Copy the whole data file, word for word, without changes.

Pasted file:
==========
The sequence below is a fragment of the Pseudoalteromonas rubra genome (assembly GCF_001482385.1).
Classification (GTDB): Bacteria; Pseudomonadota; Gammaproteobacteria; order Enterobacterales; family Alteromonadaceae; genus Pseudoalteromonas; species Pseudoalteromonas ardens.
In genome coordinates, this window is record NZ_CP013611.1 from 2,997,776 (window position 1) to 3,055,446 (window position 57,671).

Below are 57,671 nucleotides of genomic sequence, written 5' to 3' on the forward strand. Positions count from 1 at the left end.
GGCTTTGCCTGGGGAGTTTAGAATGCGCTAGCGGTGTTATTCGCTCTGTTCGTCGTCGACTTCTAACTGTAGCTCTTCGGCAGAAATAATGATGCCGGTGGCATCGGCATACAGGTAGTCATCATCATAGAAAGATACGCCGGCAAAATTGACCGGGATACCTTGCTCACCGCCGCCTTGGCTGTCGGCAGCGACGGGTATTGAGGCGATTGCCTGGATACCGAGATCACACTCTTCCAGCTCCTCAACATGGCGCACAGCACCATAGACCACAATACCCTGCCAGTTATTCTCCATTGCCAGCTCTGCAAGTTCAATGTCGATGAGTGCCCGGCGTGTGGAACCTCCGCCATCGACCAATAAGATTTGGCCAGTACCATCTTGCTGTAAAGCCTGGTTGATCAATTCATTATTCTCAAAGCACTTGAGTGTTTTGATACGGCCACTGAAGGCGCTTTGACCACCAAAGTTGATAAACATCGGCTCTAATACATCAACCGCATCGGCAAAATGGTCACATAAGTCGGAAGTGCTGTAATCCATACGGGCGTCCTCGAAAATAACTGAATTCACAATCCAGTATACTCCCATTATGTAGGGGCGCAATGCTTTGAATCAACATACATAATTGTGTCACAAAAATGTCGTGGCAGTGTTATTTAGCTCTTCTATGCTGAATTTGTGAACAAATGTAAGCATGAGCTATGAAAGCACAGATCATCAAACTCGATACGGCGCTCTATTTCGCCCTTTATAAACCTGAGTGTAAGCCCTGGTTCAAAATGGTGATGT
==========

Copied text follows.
The sequence below is a fragment of the Pseudoalteromonas rubra genome (assembly GCF_001482385.1).
Classification (GTDB): Bacteria; Pseudomonadota; Gammaproteobacteria; order Enterobacterales; family Alteromonadaceae; genus Pseudoalteromonas; species Pseudoalteromonas ardens.
In genome coordinates, this window is record NZ_CP013611.1 from 2,997,776 (window position 1) to 3,055,446 (window position 57,671).

Below are 57,671 nucleotides of genomic sequence, written 5' to 3' on the forward strand. Positions count from 1 at the left end.
GGCTTTGCCTGGGGAGTTTAGAATGCGCTAGCGGTGTTATTCGCTCTGTTCGTCGTCGACTTCTAACTGTAGCTCTTCGGCAGAAATAATGATGCCGGTGGCATCGGCATACAGGTAGTCATCATCATAGAAAGATACGCCGGCAAAATTGACCGGGATACCTTGCTCACCGCCGCCTTGGCTGTCGGCAGCGACGGGTATTGAGGCGATTGCCTGGATACCGAGATCACACTCTTCCAGCTCCTCAACATGGCGCACAGCACCATAGACCACAATACCCTGCCAGTTATTCTCCATTGCCAGCTCTGCAAGTTCAATGTCGATGAGTGCCCGGCGTGTGGAACCTCCGCCATCGACCAATAAGATTTGGCCAGTACCATCTTGCTGTAAAGCCTGGTTGATCAATTCATTATTCTCAAAGCACTTGAGTGTTTTGATACGGCCACTGAAGGCGCTTTGACCACCAAAGTTGATAAACATCGGCTCTAATACATCAACCGCATCGGCAAAATGGTCACATAAGTCGGAAGTGCTGTAATCCATACGGGCGTCCTCGAAAATAACTGAATTCACAATCCAGTATACTCCCATTATGTAGGGGCGCAATGCTTTGAATCAACATACATAATTGTGTCACAAAAATGTCGTGGCAGTGTTATTTAGCTCTTCTATGCTGAATTTGTGAACAAATGTAAGCATGAGCTATGAAAGCACAGATCATCAAACTCGATACGGCGCTCTATTTCGCCCTTTATAAACCTGAGTGTAAGCCCTGGTTCAAAATGGTGATGT